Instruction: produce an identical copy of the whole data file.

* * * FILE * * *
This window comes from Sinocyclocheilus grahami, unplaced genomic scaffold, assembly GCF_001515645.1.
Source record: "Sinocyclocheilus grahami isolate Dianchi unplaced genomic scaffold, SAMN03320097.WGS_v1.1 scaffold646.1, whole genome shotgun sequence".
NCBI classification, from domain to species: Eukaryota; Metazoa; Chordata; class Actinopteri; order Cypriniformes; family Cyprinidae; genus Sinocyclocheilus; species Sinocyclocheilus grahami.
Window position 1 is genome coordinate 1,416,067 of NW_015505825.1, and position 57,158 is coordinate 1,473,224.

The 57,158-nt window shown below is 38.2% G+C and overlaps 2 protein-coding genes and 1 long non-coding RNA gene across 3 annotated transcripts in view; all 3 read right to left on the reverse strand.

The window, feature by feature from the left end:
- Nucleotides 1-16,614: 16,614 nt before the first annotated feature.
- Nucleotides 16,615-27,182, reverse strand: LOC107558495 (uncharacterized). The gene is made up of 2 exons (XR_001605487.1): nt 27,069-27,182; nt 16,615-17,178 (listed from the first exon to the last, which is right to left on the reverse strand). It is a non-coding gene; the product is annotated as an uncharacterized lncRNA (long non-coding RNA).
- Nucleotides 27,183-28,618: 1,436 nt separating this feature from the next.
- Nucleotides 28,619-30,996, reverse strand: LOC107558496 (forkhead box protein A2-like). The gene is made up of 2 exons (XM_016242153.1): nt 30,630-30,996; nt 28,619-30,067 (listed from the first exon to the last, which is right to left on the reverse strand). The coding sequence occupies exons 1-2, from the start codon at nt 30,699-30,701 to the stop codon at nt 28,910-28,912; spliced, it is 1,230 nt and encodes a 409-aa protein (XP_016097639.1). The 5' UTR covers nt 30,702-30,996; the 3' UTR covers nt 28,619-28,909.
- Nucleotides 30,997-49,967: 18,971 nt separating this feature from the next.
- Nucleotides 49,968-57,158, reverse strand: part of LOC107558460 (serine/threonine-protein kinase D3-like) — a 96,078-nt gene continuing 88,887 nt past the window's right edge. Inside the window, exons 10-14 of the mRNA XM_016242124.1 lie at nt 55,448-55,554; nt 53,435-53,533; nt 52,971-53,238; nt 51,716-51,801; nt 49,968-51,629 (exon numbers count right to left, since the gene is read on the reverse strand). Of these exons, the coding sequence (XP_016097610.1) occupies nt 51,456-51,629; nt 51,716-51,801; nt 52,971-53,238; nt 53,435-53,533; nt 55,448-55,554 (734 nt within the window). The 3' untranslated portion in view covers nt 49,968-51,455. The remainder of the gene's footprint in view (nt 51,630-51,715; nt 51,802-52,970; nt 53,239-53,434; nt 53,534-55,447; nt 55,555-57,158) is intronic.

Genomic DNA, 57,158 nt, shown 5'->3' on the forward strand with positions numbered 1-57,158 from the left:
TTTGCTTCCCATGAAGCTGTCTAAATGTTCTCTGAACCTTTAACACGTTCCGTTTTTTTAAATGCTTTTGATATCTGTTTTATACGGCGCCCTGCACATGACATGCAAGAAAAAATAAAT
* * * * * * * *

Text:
This window comes from Sinocyclocheilus grahami, unplaced genomic scaffold, assembly GCF_001515645.1.
Source record: "Sinocyclocheilus grahami isolate Dianchi unplaced genomic scaffold, SAMN03320097.WGS_v1.1 scaffold646.1, whole genome shotgun sequence".
NCBI classification, from domain to species: Eukaryota; Metazoa; Chordata; class Actinopteri; order Cypriniformes; family Cyprinidae; genus Sinocyclocheilus; species Sinocyclocheilus grahami.
Window position 1 is genome coordinate 1,416,067 of NW_015505825.1, and position 57,158 is coordinate 1,473,224.

The 57,158-nt window shown below is 38.2% G+C and overlaps 2 protein-coding genes and 1 long non-coding RNA gene across 3 annotated transcripts in view; all 3 read right to left on the reverse strand.

The window, feature by feature from the left end:
- Nucleotides 1-16,614: 16,614 nt before the first annotated feature.
- Nucleotides 16,615-27,182, reverse strand: LOC107558495 (uncharacterized). The gene is made up of 2 exons (XR_001605487.1): nt 27,069-27,182; nt 16,615-17,178 (listed from the first exon to the last, which is right to left on the reverse strand). It is a non-coding gene; the product is annotated as an uncharacterized lncRNA (long non-coding RNA).
- Nucleotides 27,183-28,618: 1,436 nt separating this feature from the next.
- Nucleotides 28,619-30,996, reverse strand: LOC107558496 (forkhead box protein A2-like). The gene is made up of 2 exons (XM_016242153.1): nt 30,630-30,996; nt 28,619-30,067 (listed from the first exon to the last, which is right to left on the reverse strand). The coding sequence occupies exons 1-2, from the start codon at nt 30,699-30,701 to the stop codon at nt 28,910-28,912; spliced, it is 1,230 nt and encodes a 409-aa protein (XP_016097639.1). The 5' UTR covers nt 30,702-30,996; the 3' UTR covers nt 28,619-28,909.
- Nucleotides 30,997-49,967: 18,971 nt separating this feature from the next.
- Nucleotides 49,968-57,158, reverse strand: part of LOC107558460 (serine/threonine-protein kinase D3-like) — a 96,078-nt gene continuing 88,887 nt past the window's right edge. Inside the window, exons 10-14 of the mRNA XM_016242124.1 lie at nt 55,448-55,554; nt 53,435-53,533; nt 52,971-53,238; nt 51,716-51,801; nt 49,968-51,629 (exon numbers count right to left, since the gene is read on the reverse strand). Of these exons, the coding sequence (XP_016097610.1) occupies nt 51,456-51,629; nt 51,716-51,801; nt 52,971-53,238; nt 53,435-53,533; nt 55,448-55,554 (734 nt within the window). The 3' untranslated portion in view covers nt 49,968-51,455. The remainder of the gene's footprint in view (nt 51,630-51,715; nt 51,802-52,970; nt 53,239-53,434; nt 53,534-55,447; nt 55,555-57,158) is intronic.

Genomic DNA, 57,158 nt, shown 5'->3' on the forward strand with positions numbered 1-57,158 from the left:
TTTGCTTCCCATGAAGCTGTCTAAATGTTCTCTGAACCTTTAACACGTTCCGTTTTTTTAAATGCTTTTGATATCTGTTTTATACGGCGCCCTGCACATGACATGCAAGAAAAAATAAAT